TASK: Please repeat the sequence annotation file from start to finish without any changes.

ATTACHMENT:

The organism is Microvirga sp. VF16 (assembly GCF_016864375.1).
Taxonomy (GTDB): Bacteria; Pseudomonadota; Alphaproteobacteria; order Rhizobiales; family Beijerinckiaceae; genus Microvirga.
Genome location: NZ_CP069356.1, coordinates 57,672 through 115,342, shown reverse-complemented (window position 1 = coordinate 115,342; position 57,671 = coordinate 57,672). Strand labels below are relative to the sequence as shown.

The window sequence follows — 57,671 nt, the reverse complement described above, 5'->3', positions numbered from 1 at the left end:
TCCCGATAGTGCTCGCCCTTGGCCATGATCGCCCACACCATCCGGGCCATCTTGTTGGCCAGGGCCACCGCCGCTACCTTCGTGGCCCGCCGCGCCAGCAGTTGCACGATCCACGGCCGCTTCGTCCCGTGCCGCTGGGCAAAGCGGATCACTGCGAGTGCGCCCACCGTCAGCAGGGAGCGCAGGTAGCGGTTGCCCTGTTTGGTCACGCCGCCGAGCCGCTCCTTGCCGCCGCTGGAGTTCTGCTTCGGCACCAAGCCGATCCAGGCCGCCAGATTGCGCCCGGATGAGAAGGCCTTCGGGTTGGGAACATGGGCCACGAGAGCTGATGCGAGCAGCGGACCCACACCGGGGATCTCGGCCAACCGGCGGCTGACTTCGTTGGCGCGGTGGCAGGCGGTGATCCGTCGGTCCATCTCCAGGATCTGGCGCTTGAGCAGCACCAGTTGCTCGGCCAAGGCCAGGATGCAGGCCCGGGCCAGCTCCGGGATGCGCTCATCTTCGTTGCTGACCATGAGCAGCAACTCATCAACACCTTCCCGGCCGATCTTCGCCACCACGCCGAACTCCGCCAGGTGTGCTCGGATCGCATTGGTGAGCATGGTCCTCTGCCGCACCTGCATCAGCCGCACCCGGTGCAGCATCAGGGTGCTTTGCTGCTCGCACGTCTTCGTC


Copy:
The organism is Microvirga sp. VF16 (assembly GCF_016864375.1).
Taxonomy (GTDB): Bacteria; Pseudomonadota; Alphaproteobacteria; order Rhizobiales; family Beijerinckiaceae; genus Microvirga.
Genome location: NZ_CP069356.1, coordinates 57,672 through 115,342, shown reverse-complemented (window position 1 = coordinate 115,342; position 57,671 = coordinate 57,672). Strand labels below are relative to the sequence as shown.

The window sequence follows — 57,671 nt, the reverse complement described above, 5'->3', positions numbered from 1 at the left end:
TCCCGATAGTGCTCGCCCTTGGCCATGATCGCCCACACCATCCGGGCCATCTTGTTGGCCAGGGCCACCGCCGCTACCTTCGTGGCCCGCCGCGCCAGCAGTTGCACGATCCACGGCCGCTTCGTCCCGTGCCGCTGGGCAAAGCGGATCACTGCGAGTGCGCCCACCGTCAGCAGGGAGCGCAGGTAGCGGTTGCCCTGTTTGGTCACGCCGCCGAGCCGCTCCTTGCCGCCGCTGGAGTTCTGCTTCGGCACCAAGCCGATCCAGGCCGCCAGATTGCGCCCGGATGAGAAGGCCTTCGGGTTGGGAACATGGGCCACGAGAGCTGATGCGAGCAGCGGACCCACACCGGGGATCTCGGCCAACCGGCGGCTGACTTCGTTGGCGCGGTGGCAGGCGGTGATCCGTCGGTCCATCTCCAGGATCTGGCGCTTGAGCAGCACCAGTTGCTCGGCCAAGGCCAGGATGCAGGCCCGGGCCAGCTCCGGGATGCGCTCATCTTCGTTGCTGACCATGAGCAGCAACTCATCAACACCTTCCCGGCCGATCTTCGCCACCACGCCGAACTCCGCCAGGTGTGCTCGGATCGCATTGGTGAGCATGGTCCTCTGCCGCACCTGCATCAGCCGCACCCGGTGCAGCATCAGGGTGCTTTGCTGCTCGCACGTCTTCGTC